“We’re hugely encouraged that established watchmakers such as Fossil are betting their future on a wide range of smartwatches for several fashion brands such as Diesel, Michael Kors and Skagen, and premium watchmakers such as Louis Vuitton, Montblanc and TAG Heuer continue to invest in this area. When you combine this with the renewed interest in smartwatches from leading smartphone makers such as Huawei and Samsung, you can see a groundswell of activity that signals a positive outlook for the market”.

The company believes that the growing proportion of cellular-enabled smartwatches also represents a great opportunity for mobile network operators:

“As cellular-enabled smartwatches take an increasing share of the market, operators have the chance to derive new revenue from the additional monthly fees they can charge users, particularly as the ability to offer one number on multiple devices continues to grow”. However, Jijiashvili cautions that “operators must ensure they don’t get greedy with the fees they charge to connect smartwatches or they risk dampening demand for the promising new product category”.

CCS Insight believes growing adoption of basic cellular-enabled watches, predominantly aimed at kids, is an important factor in the wearables market. The demand for these devices is especially strong in China and there are signs of interest in other regions, despite modest uptake so far, partly because of privacy concerns. However, several mobile operators beyond China are assessing the potential of these devices. A notable example is Vodafone, which now offers a range of wearable products as part of its V by Vodafone initiative; this range includes a smartwatch for children.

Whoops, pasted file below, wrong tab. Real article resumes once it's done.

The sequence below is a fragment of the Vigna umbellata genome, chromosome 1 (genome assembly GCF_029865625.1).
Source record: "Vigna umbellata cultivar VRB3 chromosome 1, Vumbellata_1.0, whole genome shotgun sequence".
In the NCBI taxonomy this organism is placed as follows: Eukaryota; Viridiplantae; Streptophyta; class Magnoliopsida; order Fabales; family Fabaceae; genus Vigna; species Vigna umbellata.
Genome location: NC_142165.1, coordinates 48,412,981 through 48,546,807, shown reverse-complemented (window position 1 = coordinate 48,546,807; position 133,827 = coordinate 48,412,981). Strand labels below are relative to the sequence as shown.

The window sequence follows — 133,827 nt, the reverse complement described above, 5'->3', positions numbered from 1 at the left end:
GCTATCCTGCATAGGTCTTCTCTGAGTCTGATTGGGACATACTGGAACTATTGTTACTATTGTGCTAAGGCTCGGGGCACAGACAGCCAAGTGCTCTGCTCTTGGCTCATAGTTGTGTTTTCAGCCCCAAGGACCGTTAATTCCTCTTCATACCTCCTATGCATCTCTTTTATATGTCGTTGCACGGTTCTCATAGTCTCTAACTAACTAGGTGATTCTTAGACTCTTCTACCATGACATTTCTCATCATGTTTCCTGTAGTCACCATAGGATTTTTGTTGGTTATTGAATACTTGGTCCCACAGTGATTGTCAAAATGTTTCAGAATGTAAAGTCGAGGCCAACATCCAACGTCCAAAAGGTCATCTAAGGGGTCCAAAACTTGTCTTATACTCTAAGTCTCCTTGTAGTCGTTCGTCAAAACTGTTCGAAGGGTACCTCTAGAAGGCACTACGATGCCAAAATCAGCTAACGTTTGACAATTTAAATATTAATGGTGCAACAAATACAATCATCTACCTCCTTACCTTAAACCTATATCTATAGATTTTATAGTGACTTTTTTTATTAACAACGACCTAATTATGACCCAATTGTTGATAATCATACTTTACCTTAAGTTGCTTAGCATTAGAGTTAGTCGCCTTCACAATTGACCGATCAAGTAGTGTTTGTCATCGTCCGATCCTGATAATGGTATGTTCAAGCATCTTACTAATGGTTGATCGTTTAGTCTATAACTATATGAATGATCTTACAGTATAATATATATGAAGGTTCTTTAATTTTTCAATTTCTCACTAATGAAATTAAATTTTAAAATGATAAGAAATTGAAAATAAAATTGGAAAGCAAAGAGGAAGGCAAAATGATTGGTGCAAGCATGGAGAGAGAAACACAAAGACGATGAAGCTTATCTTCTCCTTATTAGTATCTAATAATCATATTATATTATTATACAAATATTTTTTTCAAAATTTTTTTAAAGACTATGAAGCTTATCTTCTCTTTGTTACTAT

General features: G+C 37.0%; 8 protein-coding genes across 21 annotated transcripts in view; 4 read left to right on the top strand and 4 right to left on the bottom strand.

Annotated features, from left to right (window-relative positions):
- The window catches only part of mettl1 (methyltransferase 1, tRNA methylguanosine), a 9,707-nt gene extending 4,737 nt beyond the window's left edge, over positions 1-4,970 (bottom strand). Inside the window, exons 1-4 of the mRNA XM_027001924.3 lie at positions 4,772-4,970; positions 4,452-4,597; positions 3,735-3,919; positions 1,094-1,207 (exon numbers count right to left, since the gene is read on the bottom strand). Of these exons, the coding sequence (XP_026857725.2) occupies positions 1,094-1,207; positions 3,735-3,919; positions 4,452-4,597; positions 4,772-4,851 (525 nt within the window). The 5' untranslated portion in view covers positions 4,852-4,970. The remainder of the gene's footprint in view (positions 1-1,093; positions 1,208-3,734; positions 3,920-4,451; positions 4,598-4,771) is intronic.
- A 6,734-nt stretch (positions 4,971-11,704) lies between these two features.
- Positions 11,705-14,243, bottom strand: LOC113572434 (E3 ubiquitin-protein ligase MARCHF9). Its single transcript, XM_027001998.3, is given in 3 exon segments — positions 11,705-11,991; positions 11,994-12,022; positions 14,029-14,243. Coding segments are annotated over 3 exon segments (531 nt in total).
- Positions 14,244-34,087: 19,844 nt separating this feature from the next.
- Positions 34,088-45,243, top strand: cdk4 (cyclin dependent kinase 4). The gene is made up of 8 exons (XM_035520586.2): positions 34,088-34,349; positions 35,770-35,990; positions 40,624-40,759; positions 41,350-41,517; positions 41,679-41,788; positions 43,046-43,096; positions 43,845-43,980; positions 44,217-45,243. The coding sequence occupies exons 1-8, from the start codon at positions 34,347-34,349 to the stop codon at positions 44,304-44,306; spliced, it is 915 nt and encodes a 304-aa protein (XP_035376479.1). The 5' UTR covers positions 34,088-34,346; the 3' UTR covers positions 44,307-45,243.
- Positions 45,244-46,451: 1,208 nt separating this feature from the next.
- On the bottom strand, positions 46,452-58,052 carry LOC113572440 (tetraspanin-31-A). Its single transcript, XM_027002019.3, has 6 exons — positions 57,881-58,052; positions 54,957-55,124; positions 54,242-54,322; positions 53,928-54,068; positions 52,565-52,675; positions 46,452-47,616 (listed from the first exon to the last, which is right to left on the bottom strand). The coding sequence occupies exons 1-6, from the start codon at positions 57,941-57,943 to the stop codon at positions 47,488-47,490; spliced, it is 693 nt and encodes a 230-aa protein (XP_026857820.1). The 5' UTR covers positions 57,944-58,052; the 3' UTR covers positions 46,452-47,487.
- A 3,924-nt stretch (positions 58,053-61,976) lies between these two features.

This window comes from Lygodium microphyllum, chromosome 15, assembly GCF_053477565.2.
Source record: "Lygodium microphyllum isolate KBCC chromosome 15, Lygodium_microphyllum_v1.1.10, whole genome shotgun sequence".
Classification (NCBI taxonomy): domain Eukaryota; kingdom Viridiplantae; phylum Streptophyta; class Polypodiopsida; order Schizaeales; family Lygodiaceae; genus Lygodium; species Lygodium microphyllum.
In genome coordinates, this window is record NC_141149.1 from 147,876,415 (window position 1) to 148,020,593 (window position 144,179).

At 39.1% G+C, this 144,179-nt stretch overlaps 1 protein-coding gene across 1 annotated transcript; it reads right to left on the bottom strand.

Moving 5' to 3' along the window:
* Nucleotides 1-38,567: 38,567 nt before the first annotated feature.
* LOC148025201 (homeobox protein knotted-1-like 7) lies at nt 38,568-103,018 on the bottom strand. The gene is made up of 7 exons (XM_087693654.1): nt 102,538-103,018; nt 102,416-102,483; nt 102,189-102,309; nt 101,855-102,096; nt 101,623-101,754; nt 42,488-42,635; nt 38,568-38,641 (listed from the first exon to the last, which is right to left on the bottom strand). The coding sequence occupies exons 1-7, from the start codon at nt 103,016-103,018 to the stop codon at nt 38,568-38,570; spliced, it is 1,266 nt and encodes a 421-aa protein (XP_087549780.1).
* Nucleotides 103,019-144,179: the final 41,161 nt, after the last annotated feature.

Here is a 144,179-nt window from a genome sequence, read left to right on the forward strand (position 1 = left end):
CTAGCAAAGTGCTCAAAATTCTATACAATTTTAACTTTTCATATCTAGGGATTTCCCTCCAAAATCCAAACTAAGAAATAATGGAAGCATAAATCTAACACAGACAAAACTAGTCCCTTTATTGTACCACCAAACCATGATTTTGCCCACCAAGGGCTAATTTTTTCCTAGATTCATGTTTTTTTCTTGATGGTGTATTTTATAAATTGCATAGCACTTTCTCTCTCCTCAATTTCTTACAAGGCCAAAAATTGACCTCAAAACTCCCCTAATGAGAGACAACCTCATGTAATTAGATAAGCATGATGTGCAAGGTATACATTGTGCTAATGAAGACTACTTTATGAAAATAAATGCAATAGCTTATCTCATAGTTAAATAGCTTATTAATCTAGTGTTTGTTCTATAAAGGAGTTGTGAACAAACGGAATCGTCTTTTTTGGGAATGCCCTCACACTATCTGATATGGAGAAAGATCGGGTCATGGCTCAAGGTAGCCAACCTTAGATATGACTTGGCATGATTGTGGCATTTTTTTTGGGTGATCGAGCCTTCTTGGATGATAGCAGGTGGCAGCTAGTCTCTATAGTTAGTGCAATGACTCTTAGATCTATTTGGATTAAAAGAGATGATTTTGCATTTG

A recent user survey conducted by CCS Insight found that more than 90 percent of respondents use their smartwatch most days Click To Tweet

CCS Insight also notes the increasingly important role of Chinese supplier Huami. It expects Huami to make and sell more than 26 million devices with its own brands and with that of its partner Xiaomi in 2018. At present, most of these are fitness trackers, but more than 2 million units will be smart sports watches. Huami’s success has buoyed the worldwide fitness tracker market, which will record total sales of 43 million units in 2018, after a dip to 39 million in 2017.

“Deeper analysis of the fitness tracker market signals solid demand in China even though demand in Western markets has stalled. Fitbit, the brand synonymous with fitness trackers, has struggled to maintain its growth trajectory in fitness trackers but is hoping to offset this with the recent success of its smartwatch product line-up”.

Smart hearables are another important wearable device category CCS Insight highlights, predicting that the growing number of smart connected headphones will boost sales to 27 million in 2022.

“We’ve seen some excellent products in this area over the past year from companies like Bragi, Jabra, Samsung and Sony. It’s only a matter of time before Apple adds more functions to its AirPods, which will see them fall into our definition of smart hearables. If this happens, Apple could kick-start this device category like it shook up the smartwatch market with the Apple Watch,” Jijiashvili concludes


Alice Bonasio is a VR Consultant and Tech Trends’ Editor in Chief. She also regularly writes for Fast Company, Ars Technica, Quartz, Wired and others. Connect with her on LinkedIn and follow @alicebonasio and @techtrends_tech on Twitter.